I was surrounded by rising fish today on the Gunpowder River, but I didn't succeed in catching any.  Tried a lot of flies:  dry caddis flies and emergers, mayflies, midges, etc.  Haven't done any stream fishing for trout in over a year, so I should take my lack of success as incentive to go more often.

Saturday, September 14, 2013

At the Park again

Saw another egret, or the same one returned.

Here he's in stalking mode:

Couldn't resist another wildflower shot:

Friday, September 13, 2013

Fishing Update

Have been out three times in the past two weeks.  Once in the canoe at Triadephia where I caught a number of small bream.  Then last Saturday to the same spot on the Potomac I fished recently with Lou.  I had similar results too:  two smallmouth hooked and one landed as well as a bluegill.  Finally, I got out today to the Patuxent below Brighton Dam where a small fallfish saving me from being skunked.  I did take picture there though.

All these were very quick trips, just a couple of hours each.  I also got Pam out in the canoe on the lake last week.

Park Update

Saw an egret at the pond a week ago, but he was gone the next day when I had a camera with me.  I also failed to get a shot of a green heron who was visiting a number of days running.

Did manage, however, another wildflower photo:

Monday, September 2, 2013

Late summer in the Park

During my daily walks, I often promise myself I should return with a camera.

One subject is this tree stump.  Some passers-by might wonder why the tree was apparently cut off at a point higher than a man's head.  It wasn't.  The tree fell during a storm last year, and the park personnel cut it up.  Then they wisely decided to push the stump back where it was originally which looks better than another uprooted tree, in my opinion.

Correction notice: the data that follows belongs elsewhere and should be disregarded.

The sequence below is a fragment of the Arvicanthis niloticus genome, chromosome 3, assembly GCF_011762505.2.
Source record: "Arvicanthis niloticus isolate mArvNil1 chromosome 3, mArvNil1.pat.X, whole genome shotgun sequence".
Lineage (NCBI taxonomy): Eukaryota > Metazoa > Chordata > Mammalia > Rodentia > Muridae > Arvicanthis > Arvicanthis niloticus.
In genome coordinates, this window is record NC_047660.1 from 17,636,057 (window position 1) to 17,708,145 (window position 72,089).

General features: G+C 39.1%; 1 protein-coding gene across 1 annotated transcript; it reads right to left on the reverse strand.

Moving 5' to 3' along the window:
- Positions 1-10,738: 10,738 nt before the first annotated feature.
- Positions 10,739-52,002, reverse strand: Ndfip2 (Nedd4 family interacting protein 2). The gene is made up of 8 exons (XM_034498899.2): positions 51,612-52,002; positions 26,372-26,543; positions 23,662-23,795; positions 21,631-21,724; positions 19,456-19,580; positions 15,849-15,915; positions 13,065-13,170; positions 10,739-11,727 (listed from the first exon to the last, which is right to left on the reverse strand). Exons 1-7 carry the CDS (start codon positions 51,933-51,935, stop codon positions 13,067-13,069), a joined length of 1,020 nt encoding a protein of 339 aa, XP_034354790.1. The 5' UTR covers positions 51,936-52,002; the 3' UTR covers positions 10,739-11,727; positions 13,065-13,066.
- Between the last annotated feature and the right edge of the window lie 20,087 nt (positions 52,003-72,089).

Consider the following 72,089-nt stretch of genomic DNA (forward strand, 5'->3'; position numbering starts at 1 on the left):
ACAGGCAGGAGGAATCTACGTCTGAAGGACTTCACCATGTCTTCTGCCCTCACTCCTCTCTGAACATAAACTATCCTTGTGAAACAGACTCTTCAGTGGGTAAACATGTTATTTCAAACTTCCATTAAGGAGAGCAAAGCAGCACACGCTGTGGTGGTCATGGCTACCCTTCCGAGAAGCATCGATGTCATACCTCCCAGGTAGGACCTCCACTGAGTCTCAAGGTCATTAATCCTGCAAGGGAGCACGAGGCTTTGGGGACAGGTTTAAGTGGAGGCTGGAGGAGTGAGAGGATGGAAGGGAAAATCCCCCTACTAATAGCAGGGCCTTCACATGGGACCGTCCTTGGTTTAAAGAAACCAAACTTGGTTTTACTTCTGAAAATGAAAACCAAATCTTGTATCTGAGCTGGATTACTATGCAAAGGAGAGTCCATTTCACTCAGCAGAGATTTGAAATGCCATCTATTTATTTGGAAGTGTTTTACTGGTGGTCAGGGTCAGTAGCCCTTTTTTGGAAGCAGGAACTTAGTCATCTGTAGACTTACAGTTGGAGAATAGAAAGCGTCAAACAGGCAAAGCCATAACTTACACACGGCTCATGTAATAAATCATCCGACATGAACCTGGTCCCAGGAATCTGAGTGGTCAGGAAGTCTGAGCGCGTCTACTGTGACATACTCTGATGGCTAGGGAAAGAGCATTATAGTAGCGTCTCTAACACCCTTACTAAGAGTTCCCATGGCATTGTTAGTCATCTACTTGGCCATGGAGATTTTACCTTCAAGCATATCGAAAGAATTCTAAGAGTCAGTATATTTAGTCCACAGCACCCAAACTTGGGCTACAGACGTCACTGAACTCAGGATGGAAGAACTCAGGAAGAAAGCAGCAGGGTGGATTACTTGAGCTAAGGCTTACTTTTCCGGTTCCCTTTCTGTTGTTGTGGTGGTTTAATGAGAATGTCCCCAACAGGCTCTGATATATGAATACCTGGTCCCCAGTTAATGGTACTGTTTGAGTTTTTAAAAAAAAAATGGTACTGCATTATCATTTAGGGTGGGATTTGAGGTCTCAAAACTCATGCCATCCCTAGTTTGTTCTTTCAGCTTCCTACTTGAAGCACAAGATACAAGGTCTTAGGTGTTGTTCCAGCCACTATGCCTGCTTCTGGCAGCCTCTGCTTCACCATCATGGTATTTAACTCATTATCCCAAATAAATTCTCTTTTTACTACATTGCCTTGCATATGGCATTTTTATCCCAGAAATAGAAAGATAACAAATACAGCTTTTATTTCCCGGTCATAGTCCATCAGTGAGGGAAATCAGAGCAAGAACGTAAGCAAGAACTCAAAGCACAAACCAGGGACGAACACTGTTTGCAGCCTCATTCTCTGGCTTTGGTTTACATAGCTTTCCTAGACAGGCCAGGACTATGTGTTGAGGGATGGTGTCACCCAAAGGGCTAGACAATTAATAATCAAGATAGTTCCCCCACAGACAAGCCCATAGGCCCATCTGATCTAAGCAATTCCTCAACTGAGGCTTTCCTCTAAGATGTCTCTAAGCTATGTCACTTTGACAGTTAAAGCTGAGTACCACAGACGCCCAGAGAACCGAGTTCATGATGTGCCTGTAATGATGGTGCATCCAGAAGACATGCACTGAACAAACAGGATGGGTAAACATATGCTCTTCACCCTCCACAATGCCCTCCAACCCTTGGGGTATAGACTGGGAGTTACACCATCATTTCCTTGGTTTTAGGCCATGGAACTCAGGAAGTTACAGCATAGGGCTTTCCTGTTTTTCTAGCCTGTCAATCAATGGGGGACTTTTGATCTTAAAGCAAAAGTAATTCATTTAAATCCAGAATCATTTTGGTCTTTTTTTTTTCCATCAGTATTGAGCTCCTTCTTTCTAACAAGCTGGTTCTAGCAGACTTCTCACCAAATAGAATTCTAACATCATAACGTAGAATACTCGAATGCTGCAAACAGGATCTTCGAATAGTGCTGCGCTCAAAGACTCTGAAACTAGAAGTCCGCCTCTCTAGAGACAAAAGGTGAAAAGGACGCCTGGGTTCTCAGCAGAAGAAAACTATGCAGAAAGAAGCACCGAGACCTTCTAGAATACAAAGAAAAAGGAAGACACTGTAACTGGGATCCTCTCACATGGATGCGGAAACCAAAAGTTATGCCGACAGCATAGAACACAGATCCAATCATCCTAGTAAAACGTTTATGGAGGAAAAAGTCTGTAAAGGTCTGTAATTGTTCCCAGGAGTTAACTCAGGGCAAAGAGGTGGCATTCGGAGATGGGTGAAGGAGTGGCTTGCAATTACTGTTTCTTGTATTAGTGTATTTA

This field of wildflowers always catches my eye:
I took the shot above yesterday and this one today:
Just as I was leaving, these mallards walked by.  Although the males lack the really bright colors this time  of year, they're still pretty handsome:

Saturday, August 31, 2013

Summer reading

In addition to The Brothers Karamazov, I read three other novels this summer.  Although the authors are not likely to ever to placed alongside Dostoyevsky, they are generally respected despite working in lighter genres.

John Le Carre's Smiley's People was an excellent novel to read at the beach because there was sufficient time to read it in large chunks.  In smaller portions, such as in bed at night, the details would have been difficult to retain from one reading to the next.  Wars often produce writers who come to be associated with that conflict, and Le Carre might be remembered as the novelist of the Cold War.